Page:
Up to Speed: A brief history of green speed

The demand for faster green speeds gave rise to intensive golf course maintenance practices and near-perfect present-day putting surfaces.

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Filed to: Greens

The term “green speed” didn’t exist until the balata golf ball replaced the gutta-percha ball around the dawn of the 20th century. This equipment change raised golfers’ expectations and led to the need for putting green research.

In his 1929 article, “Research work planned in Great Britain,” Sir Robert Blyth Greig lamented that the USGA was leading the way in golf research. He also noted, “Old Tom Morris used to say that there should be ‘nae puttin’,’ meaning that the pitch or run up should always be so dead that the putter was not required. Times have changed, and a good player wants now to have a reasonable chance to hole a 10-foot putt, a feat which would have been pure fluke in earlier days. It is a question if we are not making too much of the putting in the interests of the game, but whether we are or not, the demand is for true uniform surfaces.”

In 1932, the first green speed study was performed with a bulky piece of equipment known as the Arnott mechanical putter, which was built to test whether there were differences in green speed among eight creeping bentgrasses. The result? The assumed green speed differences among species did not exist.

In his 1937 article “Introducing the Stimp,” Eddie Stimpson said he invented the Stimpmeter because green speed was an issue, and, “It occurred to us that there was no way of measuring how fast putting greens are.” He also reported six green speed measurements from three different golf clubs. The average green speed from those measurements was 2.5 feet.

Thirty-seven years later, in 1974, Stimpson still owned the only Stimpmeter in the world. At that time, he wrote, “Putting greens — How fast?” and reported green speed measurements taken from 1946 to 1973. The average green speed over that period remained 2.5 feet, which included the green speed from the 1963 U.S. Open, which was 2.7 feet.

At this point, there are two important considerations: the history of putting green maintenance, and modifications made to the Stimpmeter after 1974.

The first reported mowing height, from 1922, was about 0.375 inch. Following that report, advancements on putting green mowers allowed for lower heights of cut. By 1930, research indicated that putting greens should be mowed at 0.187 inch each day, and results from a 1947 height-of-cut survey reported 29% of courses mowed at 0.187 inch, 40% at 0.25 inch, and 31% at 0.312 inch. Finally, in 1973 James Beard wrote that mowing heights were as low at 0.2 inch.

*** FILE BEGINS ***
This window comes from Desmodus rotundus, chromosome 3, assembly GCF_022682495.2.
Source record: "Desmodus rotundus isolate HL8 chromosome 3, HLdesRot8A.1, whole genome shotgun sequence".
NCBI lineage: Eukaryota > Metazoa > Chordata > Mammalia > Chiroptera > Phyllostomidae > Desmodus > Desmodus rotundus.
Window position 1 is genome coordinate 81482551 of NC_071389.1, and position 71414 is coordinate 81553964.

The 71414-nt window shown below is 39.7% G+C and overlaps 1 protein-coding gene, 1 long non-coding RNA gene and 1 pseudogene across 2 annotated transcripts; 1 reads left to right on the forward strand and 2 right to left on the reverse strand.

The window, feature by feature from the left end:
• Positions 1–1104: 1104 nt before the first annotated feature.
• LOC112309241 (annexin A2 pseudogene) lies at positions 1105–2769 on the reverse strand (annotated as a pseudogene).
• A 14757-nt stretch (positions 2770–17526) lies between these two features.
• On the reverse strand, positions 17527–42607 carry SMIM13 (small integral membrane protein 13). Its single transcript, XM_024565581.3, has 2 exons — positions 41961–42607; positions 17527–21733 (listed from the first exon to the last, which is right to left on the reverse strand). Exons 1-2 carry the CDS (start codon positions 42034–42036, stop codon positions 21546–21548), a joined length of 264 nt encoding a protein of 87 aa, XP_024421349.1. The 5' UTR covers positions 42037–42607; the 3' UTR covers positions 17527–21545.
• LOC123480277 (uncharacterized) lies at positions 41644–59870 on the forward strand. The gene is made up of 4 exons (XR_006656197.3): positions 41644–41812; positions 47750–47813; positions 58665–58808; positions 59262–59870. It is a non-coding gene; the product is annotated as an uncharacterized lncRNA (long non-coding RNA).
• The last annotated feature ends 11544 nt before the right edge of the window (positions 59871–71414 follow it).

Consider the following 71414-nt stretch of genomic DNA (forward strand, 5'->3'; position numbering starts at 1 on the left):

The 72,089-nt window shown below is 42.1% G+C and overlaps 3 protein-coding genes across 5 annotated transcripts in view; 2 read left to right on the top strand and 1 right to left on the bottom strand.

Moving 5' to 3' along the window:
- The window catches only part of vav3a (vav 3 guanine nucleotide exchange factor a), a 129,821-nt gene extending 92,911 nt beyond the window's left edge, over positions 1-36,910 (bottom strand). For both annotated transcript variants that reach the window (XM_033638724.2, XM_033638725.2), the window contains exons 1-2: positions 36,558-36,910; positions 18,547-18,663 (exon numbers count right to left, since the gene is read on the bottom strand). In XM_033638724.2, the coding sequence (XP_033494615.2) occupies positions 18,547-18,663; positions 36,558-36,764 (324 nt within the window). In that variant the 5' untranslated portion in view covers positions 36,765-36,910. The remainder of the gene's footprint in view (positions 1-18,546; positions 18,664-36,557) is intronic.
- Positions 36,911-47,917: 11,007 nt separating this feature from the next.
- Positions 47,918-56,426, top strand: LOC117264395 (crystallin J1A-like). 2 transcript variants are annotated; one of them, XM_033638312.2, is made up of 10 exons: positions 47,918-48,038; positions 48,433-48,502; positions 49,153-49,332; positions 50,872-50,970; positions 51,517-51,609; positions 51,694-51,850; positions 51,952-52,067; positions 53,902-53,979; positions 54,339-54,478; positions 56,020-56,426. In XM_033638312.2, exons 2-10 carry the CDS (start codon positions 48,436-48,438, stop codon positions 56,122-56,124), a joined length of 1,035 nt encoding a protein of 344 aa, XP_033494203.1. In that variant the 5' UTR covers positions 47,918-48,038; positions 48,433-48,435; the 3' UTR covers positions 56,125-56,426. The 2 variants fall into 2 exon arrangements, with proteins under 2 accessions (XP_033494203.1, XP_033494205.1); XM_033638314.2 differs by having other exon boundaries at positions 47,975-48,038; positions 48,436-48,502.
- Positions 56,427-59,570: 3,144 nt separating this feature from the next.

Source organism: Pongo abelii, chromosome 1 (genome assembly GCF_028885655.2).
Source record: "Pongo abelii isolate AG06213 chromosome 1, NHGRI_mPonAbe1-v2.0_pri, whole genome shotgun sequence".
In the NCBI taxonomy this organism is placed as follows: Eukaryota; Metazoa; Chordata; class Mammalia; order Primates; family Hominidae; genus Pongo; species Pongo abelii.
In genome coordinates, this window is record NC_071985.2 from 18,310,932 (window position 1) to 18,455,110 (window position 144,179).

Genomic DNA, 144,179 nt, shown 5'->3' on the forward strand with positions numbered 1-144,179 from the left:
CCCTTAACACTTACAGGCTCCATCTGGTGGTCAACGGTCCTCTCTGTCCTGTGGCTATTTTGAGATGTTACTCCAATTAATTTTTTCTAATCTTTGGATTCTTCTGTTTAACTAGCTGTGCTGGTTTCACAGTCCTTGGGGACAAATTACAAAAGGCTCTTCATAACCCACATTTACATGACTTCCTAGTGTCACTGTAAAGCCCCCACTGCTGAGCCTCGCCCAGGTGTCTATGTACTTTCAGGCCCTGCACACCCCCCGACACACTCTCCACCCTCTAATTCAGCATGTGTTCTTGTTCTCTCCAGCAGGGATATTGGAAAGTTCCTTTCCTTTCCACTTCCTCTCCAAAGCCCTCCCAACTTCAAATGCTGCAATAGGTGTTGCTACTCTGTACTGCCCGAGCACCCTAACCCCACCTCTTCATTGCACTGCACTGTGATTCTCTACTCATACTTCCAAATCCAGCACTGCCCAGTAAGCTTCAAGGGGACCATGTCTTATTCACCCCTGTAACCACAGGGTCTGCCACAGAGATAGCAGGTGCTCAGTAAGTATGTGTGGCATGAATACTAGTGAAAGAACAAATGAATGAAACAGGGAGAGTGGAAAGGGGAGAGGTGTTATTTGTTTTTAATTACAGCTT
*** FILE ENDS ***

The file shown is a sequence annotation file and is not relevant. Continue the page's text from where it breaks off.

Mowing heights and other maintenance practices changed very little between 1930 and 1973. Therefore, it’s logical that Stimpson’s green speed measurements changed very little during that time.

In the mid-1970s, the USGA modified the Stimpmeter by making the ramp longer and changing the U-shaped groove to a V, which decreased the friction created when the ball rolled down the ramp. Before releasing their modified Stimpmeter (briefly known as the “Speed Stick”), the USGA took green speed measurements in 1976 and 1977 on more than 1,500 greens in 36 states. The average green speed was 6.5 feet.

The USGA’s Stimpmeter was released in 1978 following vast improvements in greens mower technology that included thinner bedknives that made it possible to mow as tight as 0.125 inch. Superintendents lowered their mowing heights, increased topdressing frequency and micromanaged fertility inputs, which led to smoother, more consistent speeds.

Research pitched in by promoting more rolling. Although many believe that increased green speeds cost more money, it has been documented that rolling in place of mowing can lead to faster green speeds while promoting healthier greens at lower cost.

Today’s savvy superintendents know putting surface undulations help determine the ideal green speed for their clientele. To sum up: Changes to the golf ball a little over 100 years ago led to changes in golfers’ expectations, which, in turn, led to the need for research. Research led to the need to make measurements, which led to the Stimpmeter, which led to advancements in mower technology. Superintendents then tweaked maintenance practices to fine-tune green speeds, creating today’s near-perfect putting surfaces. It was truly a team effort.

In closing, I would like to wish the Stimpmeter a happy 40th anniversary!


Thomas A. Nikolai, Ph.D., the “Doctor of Green Speed,” is the turfgrass academic specialist at Michigan State University in East Lansing, Mich., and a frequent GCSAA educator.

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